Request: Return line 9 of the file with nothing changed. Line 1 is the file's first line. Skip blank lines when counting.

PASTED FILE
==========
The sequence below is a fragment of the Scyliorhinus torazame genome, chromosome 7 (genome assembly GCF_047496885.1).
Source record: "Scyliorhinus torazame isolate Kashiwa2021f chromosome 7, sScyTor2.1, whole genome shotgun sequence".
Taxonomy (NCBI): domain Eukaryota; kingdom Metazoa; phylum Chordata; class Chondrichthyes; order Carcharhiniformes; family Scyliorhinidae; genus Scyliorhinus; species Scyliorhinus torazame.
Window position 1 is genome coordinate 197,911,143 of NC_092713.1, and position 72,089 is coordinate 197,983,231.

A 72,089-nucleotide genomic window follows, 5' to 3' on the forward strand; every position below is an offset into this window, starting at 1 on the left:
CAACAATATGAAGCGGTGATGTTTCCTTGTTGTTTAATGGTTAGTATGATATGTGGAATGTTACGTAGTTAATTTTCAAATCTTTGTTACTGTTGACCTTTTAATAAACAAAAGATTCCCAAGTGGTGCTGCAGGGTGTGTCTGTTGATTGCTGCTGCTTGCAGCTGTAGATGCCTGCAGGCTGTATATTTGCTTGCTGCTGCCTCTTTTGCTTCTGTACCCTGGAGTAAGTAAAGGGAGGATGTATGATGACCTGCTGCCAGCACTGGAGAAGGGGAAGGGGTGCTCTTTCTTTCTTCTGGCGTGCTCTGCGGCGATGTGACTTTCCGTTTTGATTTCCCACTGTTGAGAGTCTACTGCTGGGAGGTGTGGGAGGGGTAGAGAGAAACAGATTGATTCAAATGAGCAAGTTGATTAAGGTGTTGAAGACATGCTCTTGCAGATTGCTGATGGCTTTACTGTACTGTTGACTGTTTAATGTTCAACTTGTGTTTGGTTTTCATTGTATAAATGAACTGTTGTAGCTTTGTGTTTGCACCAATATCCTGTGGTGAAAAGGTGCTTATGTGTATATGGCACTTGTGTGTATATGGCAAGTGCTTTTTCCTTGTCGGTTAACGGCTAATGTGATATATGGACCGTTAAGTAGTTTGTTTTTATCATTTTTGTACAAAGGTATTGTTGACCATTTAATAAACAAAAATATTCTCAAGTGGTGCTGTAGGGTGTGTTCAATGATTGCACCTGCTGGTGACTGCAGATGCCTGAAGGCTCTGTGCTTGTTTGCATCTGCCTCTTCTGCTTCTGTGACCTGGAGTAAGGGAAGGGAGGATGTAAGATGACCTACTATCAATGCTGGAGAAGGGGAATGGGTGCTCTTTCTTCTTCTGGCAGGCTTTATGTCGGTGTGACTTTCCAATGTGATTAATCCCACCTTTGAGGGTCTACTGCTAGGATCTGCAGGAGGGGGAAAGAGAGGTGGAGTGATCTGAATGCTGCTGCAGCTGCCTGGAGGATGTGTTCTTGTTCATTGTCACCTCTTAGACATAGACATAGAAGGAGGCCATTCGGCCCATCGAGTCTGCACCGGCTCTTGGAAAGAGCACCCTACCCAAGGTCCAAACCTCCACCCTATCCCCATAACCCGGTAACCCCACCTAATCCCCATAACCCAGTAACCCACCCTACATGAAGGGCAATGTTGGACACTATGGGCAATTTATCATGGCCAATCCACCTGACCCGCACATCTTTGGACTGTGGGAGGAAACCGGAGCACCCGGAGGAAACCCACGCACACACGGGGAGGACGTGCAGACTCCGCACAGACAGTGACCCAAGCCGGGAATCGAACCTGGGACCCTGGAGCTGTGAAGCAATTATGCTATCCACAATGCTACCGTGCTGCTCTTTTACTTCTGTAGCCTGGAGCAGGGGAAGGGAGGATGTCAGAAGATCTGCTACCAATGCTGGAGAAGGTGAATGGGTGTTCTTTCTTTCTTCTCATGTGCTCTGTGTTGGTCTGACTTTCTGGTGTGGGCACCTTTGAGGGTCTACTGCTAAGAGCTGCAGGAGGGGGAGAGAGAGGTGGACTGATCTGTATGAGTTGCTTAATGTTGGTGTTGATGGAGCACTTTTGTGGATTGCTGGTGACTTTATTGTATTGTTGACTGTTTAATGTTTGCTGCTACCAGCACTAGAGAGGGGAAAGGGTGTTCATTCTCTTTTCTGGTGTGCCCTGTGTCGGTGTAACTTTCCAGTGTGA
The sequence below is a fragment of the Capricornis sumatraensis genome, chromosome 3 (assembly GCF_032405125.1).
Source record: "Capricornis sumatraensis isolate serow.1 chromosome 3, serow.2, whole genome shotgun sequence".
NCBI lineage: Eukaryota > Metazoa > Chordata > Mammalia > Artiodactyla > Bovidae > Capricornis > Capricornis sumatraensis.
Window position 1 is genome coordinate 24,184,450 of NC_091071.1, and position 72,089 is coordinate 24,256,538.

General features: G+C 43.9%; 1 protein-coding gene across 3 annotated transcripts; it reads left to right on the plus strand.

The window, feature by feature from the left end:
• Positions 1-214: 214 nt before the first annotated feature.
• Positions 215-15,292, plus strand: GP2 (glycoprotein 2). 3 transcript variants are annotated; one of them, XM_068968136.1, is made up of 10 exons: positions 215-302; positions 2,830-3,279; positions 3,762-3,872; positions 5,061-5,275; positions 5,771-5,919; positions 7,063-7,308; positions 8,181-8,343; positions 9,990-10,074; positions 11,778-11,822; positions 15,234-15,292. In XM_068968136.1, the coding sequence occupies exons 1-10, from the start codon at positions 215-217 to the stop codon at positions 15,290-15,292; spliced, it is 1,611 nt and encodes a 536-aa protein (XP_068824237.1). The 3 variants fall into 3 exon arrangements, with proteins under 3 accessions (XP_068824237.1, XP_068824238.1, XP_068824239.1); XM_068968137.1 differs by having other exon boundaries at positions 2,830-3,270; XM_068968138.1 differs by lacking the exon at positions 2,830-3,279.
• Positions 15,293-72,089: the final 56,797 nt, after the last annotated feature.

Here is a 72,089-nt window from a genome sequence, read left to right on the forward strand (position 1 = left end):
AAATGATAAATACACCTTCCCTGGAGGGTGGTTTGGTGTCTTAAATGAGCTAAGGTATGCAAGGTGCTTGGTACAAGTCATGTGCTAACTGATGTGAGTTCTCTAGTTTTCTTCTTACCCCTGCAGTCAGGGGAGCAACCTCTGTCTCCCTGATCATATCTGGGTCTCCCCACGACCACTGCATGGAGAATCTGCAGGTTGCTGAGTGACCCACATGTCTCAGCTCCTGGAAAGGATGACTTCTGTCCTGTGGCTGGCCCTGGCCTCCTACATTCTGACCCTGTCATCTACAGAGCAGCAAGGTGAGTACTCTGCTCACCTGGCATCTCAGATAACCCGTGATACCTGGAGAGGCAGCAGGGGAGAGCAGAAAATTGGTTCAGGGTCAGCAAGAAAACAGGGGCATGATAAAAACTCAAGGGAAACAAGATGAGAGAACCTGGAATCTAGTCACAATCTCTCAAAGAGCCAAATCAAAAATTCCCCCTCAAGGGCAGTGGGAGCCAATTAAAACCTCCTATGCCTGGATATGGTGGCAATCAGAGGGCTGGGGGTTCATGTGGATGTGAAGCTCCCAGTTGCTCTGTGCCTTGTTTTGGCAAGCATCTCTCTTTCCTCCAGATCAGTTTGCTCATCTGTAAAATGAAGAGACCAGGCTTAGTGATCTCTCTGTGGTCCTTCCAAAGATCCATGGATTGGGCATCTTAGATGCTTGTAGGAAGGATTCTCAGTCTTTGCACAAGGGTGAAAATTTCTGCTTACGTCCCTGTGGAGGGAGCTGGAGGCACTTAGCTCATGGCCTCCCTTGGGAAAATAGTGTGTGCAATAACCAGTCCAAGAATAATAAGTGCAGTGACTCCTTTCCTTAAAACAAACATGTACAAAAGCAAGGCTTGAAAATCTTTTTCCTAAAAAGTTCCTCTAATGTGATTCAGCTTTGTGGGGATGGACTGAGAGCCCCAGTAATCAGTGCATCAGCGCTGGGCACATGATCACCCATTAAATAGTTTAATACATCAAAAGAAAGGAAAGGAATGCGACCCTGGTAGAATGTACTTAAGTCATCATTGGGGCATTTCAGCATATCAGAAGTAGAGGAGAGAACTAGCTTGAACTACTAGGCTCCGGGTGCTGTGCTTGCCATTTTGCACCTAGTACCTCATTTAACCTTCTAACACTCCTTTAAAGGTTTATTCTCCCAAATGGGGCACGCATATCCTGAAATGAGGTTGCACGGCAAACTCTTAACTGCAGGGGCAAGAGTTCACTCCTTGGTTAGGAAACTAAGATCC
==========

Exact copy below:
NCBI lineage: Eukaryota > Metazoa > Chordata > Mammalia > Artiodactyla > Bovidae > Capricornis > Capricornis sumatraensis.